Though he’s known primarily for Out Stealing Horses, Per Petterson’s first publication Ashes in My Mouth, Sand in My Shoes: Stories is something special.
It’s reminiscent of Winnie the Pooh for me; I’d always thought of that bear as a little old lady, thoughtful and sweet, but detached from the pains of reality as a child might be. Both Winnie and this book are able to be read by older children and adults; they’re both a little look into psychology and events that work as living memories, told through the brightness of youth.
Arvid, the young boy who narrates the stories, is just like this. We don’t get his age, but it’s clear he’s no more than around eight years old. Petterson works an ambivalent melancholy into his vignettes; while Arvid is a fairly optimistic, frank kid, he’s also fully aware of the significance of the events he bears witness to: his grandfather’s death, his neighbor Fatso’s addictions, his parents’ marital strife. The author does well explaining the in-between; that is, the place where coming of age has already been in the works, but the details are maybe a little vague yet. Somehow the strange, unmolded stage that Arvid occupies has its own grace.
Luckily, Petterson avoids getting too trope-y with how he approaches The Big Subjects (which are too often the same types of scenarios, barely altered by a group of tired storylines). There is no apparent theme or timeline to his stories, like some proposed common biological clock: falling in love, getting a job, having kids, death. I liked the focus he has on a single, small section of one kid’s life. This doesn’t distract the reader with looking for predetermined developments key to coming of age. Instead it is reflective of how a lot comes into semi-clarity all at once while we’re young.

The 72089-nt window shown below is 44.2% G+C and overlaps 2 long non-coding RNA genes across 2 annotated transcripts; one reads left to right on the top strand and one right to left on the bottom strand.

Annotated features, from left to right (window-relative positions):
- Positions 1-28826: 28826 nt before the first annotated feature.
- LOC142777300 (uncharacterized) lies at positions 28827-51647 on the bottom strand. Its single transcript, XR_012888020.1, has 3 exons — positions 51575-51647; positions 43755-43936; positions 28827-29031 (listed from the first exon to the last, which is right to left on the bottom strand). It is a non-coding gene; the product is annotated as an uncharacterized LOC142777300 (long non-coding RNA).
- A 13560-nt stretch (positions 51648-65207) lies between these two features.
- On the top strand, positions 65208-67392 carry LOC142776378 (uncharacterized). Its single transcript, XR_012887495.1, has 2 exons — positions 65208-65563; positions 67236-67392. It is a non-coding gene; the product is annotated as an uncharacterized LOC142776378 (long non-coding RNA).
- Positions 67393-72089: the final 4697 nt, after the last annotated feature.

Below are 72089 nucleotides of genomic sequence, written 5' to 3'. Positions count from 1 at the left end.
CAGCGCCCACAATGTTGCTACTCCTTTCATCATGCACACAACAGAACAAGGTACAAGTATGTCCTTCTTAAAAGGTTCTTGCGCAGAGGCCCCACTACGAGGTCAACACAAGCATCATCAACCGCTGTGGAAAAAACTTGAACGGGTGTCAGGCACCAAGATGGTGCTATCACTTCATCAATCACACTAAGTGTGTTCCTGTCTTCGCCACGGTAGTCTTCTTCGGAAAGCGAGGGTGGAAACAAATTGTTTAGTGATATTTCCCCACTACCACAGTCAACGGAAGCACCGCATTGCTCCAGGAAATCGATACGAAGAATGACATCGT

My favorite of the stories (though it could probably be argued we’re meant to take the book as one cohesive story) is the sixth, called “Fatso.” It’s a sad sort of endearing to note how similar the two are, in their gentler, considerate side. In the movies, they would’ve been friends, like Tripper and Rudy in Meatballs. But here, Fatso is the town laughing stock, not a cool camp counselor. Arvid instead ignores the newfound respect Fatso has for him after they talk a bit, and it made me wonder whether there comes a time when the voice of others rings truer than one’s own.
It’s hard to say whether Petterson distorts the reality of childhood at a level that is indefensible. Anytime an adult author writes behind the eyes of a child, they are wont to add some literary character to them; a thoughtfulness that doesn’t organically spring forth from most kids. Otherwise, they simplify their thoughts past realistic limits, and the story is no longer interesting to read. Arvid is comfortably in between these two, shown to have independence but with the source of it mostly originating with his parents’ often lax attitude towards his adventuresome will.
Check out this and other books by Per Petterson via online book merchants, or at your local library.